English [ edit ]
Etymology [ edit ]
Middle English , glory , from glorie Old French glorie ( “ glory ” ), from Latin glōria ( “ glory, fame, renown, praise, ambition, boasting ” ), from Proto-Indo-European , *glōs- , *gals- *galos- ( “ voice, cry ” ). Cognate with Old English ceallian ( “ to cry out, shout, call ” ). More at .
Pronunciation [ edit ]
glory ( , countable and uncountable plural )
beauty or splendour, that is so overwhelming it is considered powerful.
1918, W. B. Maxwell, chapter 5, in : The Mirror and the Lamp He was thinking; but the glory of the song, the swell from the great organ, the clustered lights, […], the height and vastness of this noble fane, its antiquity and its strength—all these things seemed to have their part as causes of the thrilling emotion that accompanied his thoughts. 2014 June 14, “ It's a gas”, in , volume 411, number 8891: The Economist One of the hidden glories of Victorian engineering is proper drains. Isolating a city’s effluent and shipping it away in underground sewers has probably saved more lives than any medical procedure except vaccination. Honour, admiration, or distinction, accorded by common consent to a person or thing; high reputation; renown.
1596, Edmund Spenser, , London: William Ponsonbie, Book 2, Canto 1, p. 197, The Faerie Queene
 In this faire wize they traueild long yfere,
Through many hard assayes, which did betide;
Of which he honour still away did beare,
And spred his glorie through all countries wide. That quality in a person or thing which secures general praise or honour.
1590, Philip Sidney, , London: William Ponsonbie, Book 1, “The First Eclogues,” [p. 92b], The Countess of Pembroke’s Arcadia
 Deeme it no gloire [ sic] to swell in tyrannie.
c. 1608, William Shakespeare, , Act II, Scene 2, Pericles, Prince of Tyre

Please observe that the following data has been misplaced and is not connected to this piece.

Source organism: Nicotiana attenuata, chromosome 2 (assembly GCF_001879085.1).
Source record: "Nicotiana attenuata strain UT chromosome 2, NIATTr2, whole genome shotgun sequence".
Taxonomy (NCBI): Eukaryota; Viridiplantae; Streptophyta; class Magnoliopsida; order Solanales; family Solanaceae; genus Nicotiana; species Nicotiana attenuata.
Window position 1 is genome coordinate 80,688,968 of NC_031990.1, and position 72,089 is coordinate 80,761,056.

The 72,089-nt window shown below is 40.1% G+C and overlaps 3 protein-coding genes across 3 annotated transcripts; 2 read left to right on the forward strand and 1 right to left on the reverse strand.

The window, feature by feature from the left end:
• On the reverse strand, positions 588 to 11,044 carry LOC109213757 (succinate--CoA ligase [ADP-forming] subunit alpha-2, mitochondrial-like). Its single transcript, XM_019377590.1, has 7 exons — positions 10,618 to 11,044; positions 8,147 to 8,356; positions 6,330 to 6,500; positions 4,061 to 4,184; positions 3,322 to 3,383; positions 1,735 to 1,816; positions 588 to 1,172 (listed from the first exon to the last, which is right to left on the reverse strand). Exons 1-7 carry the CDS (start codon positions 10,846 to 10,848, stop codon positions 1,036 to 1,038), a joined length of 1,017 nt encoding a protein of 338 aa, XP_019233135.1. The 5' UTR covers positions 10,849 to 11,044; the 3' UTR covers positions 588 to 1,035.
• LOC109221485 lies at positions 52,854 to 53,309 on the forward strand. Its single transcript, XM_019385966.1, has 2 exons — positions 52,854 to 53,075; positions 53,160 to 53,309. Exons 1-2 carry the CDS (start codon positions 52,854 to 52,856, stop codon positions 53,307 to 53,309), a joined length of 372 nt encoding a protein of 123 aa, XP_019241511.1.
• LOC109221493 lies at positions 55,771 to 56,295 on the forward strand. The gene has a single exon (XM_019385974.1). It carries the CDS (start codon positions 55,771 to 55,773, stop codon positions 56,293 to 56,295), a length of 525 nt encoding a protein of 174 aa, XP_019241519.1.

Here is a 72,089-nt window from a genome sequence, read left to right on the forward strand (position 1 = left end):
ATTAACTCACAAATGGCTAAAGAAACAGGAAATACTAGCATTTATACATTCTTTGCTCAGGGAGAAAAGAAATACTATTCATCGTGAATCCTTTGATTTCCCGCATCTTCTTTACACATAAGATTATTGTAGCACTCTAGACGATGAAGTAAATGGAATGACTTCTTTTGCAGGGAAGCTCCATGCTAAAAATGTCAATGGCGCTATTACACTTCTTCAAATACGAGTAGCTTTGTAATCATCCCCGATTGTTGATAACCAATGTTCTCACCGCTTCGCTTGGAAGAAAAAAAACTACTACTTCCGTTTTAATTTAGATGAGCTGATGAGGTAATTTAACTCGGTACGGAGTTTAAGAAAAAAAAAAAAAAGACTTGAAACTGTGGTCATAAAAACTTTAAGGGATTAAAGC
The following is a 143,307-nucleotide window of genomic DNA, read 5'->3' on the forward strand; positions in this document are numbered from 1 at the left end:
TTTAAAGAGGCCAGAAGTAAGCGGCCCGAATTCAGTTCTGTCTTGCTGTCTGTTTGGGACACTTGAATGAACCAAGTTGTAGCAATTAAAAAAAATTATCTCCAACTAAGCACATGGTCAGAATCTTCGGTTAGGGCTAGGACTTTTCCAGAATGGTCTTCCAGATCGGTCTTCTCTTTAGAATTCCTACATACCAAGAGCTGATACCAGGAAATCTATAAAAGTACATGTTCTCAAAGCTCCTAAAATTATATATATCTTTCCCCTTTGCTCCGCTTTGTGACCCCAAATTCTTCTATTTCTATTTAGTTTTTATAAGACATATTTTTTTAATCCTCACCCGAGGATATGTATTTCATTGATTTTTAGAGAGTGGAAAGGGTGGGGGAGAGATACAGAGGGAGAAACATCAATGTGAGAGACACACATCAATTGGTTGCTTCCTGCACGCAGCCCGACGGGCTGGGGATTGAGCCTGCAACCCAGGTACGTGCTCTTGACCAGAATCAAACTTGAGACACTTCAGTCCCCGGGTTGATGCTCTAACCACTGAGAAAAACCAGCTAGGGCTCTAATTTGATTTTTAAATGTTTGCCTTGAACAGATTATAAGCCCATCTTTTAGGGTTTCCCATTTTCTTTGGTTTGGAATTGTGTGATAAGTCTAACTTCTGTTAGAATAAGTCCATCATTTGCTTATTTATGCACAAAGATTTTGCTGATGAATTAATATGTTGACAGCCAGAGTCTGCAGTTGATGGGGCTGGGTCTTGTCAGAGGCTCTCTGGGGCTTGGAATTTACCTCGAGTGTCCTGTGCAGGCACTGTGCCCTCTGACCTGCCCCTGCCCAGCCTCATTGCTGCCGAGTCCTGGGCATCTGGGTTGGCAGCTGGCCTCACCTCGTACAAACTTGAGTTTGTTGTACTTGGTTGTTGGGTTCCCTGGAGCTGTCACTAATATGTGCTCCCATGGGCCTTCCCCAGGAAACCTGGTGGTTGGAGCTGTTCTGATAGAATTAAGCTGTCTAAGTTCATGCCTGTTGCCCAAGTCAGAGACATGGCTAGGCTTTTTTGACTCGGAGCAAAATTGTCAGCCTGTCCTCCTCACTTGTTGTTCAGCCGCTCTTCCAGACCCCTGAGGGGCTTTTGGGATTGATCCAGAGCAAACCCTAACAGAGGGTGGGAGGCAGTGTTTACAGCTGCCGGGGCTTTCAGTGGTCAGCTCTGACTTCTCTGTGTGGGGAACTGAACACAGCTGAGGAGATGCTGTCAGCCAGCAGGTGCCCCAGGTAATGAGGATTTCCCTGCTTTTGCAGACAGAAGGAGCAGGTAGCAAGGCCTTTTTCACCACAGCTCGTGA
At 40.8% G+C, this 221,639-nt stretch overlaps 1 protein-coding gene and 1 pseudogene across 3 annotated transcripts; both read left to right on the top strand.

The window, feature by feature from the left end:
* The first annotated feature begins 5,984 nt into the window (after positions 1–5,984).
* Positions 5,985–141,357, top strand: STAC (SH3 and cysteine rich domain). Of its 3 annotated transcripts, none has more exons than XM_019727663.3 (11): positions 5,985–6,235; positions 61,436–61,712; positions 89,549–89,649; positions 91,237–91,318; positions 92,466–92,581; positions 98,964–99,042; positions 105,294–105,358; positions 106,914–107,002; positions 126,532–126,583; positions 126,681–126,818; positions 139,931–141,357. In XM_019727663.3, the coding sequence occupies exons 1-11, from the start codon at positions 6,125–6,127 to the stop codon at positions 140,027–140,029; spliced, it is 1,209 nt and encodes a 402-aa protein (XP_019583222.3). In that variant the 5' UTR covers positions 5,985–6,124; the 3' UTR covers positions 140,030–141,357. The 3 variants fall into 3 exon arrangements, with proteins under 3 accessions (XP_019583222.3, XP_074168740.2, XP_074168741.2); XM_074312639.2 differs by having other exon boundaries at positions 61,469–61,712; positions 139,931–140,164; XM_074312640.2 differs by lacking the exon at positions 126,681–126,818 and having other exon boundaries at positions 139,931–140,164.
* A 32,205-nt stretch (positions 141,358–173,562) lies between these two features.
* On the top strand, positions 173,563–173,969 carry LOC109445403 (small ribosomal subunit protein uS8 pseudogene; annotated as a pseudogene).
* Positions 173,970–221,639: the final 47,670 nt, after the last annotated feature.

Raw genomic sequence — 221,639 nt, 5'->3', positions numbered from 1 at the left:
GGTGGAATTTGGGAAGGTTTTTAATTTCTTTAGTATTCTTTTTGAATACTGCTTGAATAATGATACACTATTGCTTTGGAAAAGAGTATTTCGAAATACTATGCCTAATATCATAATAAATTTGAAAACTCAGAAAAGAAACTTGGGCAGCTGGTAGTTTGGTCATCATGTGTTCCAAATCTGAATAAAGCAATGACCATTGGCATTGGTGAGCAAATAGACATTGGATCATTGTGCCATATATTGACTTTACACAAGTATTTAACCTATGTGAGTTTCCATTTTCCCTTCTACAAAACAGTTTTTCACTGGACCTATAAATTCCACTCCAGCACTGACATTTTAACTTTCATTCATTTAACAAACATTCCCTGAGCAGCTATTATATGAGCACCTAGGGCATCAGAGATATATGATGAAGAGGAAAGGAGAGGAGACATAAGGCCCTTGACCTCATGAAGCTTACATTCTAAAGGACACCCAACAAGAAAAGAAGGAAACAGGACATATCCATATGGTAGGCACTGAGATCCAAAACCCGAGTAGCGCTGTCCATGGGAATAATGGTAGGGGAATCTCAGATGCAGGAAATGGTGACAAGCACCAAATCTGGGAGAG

As jewels lose their
glory if neglected, So princes their renowns if not respected. 1913, Joseph C. Lincoln, chapter 4, in : Mr. Pratt's Patients Then he commenced to talk, really talk. and inside of two flaps of a herring's fin he had me mesmerized, like Eben Holt's boy at the town hall show. He talked about the ills of humanity, and the glories of health and Nature and service and land knows what all.
Worship or praise.
optical phenomenon caused by water droplets, consisting of concentric rings and somewhat similar to a rainbow.
2012 May 13, Alistair Magowan, “Sunderland 0-1 Man Utd”, in BBC Sport :  But, with United fans in celebratory mood as it appeared their team might snatch glory, they faced an anxious wait as City equalised in stoppage time. An
emanation of light supposed to shine from beings that are specially holy. It is represented in art by rays of gold, or the like, proceeding from the head or body, or by a disk, or a mere line.
1854, Charles Dickens, , Chapter 13, Hard Times
 Seen across the dim candle with his moistened eyes, she looked as if she had a glory shining round her head. ( obsolete ) Pride; boastfulness; arrogance.
c. 1624, George Chapman (translator), The Crowne of all , London: John Bill, “A Hymne to Venus,” p. 106, Homers Workes Batrachomyomachia or the Battaile of Frogs and Mise, His Hymn’s and Epigrams
[… ] But if thou declare The Secrets, truth; and art so mad to dare
glory of thy fortunes) to approue, That rich-crownd Venus, mixt with thee in loue;
Ioue (fir’d with my aspersion, so dispred)
Will, with a wreakefull lightning, dart thee dead.